“Do you know this fidget spinner? He has knives,” Adesanya said.

Riddell wasn’t too upset by the meeting. He believes the veterans weren’t necessarily the primary targets of the gathering.

“We have a very family/team-oriented environment there,” he said. “There are younger fighters that come in and maybe get the wrong idea and get a little complacent, maybe because of the relationship we’ve had with Eugene and other coaches.

“For Israel and [Mike] ‘Blood Diamond’ [Mathetha]and me and Carlos [Ulberg], we’ve been with them for a really long time, so we have a different relationship with some of the newer fighters that are coming in. Maybe he had the feeling that they were slowly becoming more relaxed. At the end of the day, it’s a high-risk, high-reward job. So maybe it was necessary to make everyone understand that he is first and foremost a coach and his job is to help us win and everyone is on the same pitch.

Ulberg, a former model and potential contestant for the New Zealand version of The Bachelor, didn’t take any of it personally.

“I think everyone reacts differently to that,” he said. “I motivate myself and like many other guys in the team, [they] They motivate themselves anyway, but it’s really good to have someone to push them at some points in the camp. I think that was more of an emotional part for everyone to come together as a team. Everyone reacted differently to it. I took it over.”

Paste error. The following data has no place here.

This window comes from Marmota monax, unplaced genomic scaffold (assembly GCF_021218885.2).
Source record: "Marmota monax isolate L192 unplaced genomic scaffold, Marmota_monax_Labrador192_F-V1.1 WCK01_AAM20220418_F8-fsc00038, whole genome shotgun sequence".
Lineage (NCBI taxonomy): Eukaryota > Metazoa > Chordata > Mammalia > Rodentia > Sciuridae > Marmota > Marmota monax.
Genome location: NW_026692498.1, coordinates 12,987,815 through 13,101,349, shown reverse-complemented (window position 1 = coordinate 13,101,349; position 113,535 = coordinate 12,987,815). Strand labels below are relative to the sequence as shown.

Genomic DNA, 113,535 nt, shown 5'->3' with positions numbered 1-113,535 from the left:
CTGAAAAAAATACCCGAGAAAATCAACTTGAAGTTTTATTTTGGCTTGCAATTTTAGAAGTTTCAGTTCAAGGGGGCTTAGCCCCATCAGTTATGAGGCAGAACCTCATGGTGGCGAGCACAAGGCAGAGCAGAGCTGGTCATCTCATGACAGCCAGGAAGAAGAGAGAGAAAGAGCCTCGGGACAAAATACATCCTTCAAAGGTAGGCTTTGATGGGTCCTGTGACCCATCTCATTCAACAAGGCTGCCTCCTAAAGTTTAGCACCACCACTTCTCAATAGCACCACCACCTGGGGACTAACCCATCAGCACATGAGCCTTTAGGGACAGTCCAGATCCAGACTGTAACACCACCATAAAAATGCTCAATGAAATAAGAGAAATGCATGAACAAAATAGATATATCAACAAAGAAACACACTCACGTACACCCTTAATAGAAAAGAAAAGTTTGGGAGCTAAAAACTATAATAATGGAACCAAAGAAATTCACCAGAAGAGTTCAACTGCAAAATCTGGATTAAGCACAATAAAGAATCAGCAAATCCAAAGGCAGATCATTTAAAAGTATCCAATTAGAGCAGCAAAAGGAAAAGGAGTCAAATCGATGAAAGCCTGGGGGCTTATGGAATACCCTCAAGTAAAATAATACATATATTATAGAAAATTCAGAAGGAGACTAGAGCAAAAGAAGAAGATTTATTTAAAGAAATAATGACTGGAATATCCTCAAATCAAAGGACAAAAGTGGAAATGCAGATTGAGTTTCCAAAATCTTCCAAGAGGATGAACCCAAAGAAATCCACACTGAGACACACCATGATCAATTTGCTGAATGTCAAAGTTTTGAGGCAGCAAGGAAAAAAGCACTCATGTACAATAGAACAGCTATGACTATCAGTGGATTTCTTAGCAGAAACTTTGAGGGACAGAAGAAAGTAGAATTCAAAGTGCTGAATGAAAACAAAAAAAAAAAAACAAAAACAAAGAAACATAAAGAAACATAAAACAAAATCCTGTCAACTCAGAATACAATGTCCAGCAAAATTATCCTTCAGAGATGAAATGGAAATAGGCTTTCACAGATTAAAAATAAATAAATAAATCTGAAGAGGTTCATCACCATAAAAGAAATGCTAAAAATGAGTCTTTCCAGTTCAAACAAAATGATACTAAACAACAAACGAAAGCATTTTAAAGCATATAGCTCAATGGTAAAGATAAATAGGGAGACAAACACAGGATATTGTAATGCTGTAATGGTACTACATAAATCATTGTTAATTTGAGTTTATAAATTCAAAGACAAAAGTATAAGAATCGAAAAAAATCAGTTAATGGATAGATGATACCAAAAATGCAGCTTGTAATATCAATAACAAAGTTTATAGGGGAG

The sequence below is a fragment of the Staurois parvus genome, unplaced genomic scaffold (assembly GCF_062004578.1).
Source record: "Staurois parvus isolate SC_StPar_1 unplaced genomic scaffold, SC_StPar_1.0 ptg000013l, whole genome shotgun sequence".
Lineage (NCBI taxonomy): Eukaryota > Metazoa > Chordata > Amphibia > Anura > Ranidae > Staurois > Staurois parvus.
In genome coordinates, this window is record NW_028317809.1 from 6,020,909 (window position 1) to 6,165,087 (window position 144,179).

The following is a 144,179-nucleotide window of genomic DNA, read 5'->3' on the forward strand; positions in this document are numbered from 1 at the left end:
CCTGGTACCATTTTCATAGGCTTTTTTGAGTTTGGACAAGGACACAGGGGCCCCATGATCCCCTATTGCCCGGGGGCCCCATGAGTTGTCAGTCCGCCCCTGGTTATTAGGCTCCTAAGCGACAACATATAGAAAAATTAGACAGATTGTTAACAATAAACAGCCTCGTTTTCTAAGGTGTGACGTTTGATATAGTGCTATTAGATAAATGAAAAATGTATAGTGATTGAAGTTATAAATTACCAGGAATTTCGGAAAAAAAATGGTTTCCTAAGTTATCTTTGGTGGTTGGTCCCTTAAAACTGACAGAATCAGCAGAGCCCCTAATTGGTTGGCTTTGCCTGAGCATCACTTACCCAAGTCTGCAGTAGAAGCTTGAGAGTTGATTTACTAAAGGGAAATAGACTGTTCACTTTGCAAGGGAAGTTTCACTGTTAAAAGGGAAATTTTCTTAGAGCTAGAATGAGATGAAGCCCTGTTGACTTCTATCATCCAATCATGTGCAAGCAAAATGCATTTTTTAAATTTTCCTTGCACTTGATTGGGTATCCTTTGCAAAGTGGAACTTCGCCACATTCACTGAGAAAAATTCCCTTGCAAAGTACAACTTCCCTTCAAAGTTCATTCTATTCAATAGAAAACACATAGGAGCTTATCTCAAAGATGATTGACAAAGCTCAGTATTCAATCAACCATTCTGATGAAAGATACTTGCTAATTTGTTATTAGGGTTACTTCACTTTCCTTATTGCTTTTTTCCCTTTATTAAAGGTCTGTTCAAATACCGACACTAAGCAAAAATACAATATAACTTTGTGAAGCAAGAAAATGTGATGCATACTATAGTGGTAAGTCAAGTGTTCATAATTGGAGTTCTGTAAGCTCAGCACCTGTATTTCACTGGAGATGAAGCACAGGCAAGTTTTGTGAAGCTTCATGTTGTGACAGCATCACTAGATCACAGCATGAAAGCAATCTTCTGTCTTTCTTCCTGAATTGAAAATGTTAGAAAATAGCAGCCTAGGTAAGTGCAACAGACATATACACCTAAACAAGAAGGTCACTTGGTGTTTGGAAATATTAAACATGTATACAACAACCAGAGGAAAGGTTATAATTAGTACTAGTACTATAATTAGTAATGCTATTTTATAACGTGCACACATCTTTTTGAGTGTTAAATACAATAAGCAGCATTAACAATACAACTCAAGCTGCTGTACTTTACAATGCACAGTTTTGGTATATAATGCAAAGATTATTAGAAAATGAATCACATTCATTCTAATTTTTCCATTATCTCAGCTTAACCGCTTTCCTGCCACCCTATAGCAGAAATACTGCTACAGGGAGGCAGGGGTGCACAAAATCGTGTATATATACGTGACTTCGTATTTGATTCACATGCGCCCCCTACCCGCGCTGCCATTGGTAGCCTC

Bareman explained that when confronted with his team, he had to “break camp” in order to bring them back together. He said he and the other coaches noticed a waning of enthusiasm well into camp, and they unanimously decided to tackle it head-on.

At other gyms, Hooker said, there might be a line that a coach wouldn’t cross for fear of offending his students. Not so with Bareman.

“The boys weren’t happy,” said the coach. “They didn’t like the way they were treated. It was easy to say. But also, we are sober about this. If you’re not happy, that’s your fault because you’re not reaching the peak of your abilities, the abilities we believe you can achieve. This is your fault. This is not our fault. We do everything we can because that’s what we do as coaches.

“We put everything into these guys. You have to do your part. You have to come to the gym and do 98 percent, 95 percent. You must do 100 each time. That is the expectation and we are going to the extreme limit and it has achieved the desired result.”

For Hooker, the words came at just the right moment. The 32-year-old fighter had risked and failed in two high-profile bouts against current champion Islam Makhachev and Arnold Allen (on his featherweight return). Hooker noted that every time he went against Bareman, he paid for it in the cage.

“[Bareman] know it’s nothing personal,” he said. “It’s not that I don’t trust him. I’m just headstrong You’re telling me now I can’t run through that wall, I’ll try.”

This time, Bareman said, Hooker was the first to join the new program.

“It had to happen because it’s just there to wake everyone up,” Hooker said. “Maybe we were complacent. After that we definitely reached a new level. … We rose to the challenge. We’ve definitely reached a new level, a post-life threatening experience.”

So the knives could have helped too.

“Knives were drawn,” Hooker laughed, gesturing to his chair. “Real knives. He would have had her in that chair. … He’s always packing.”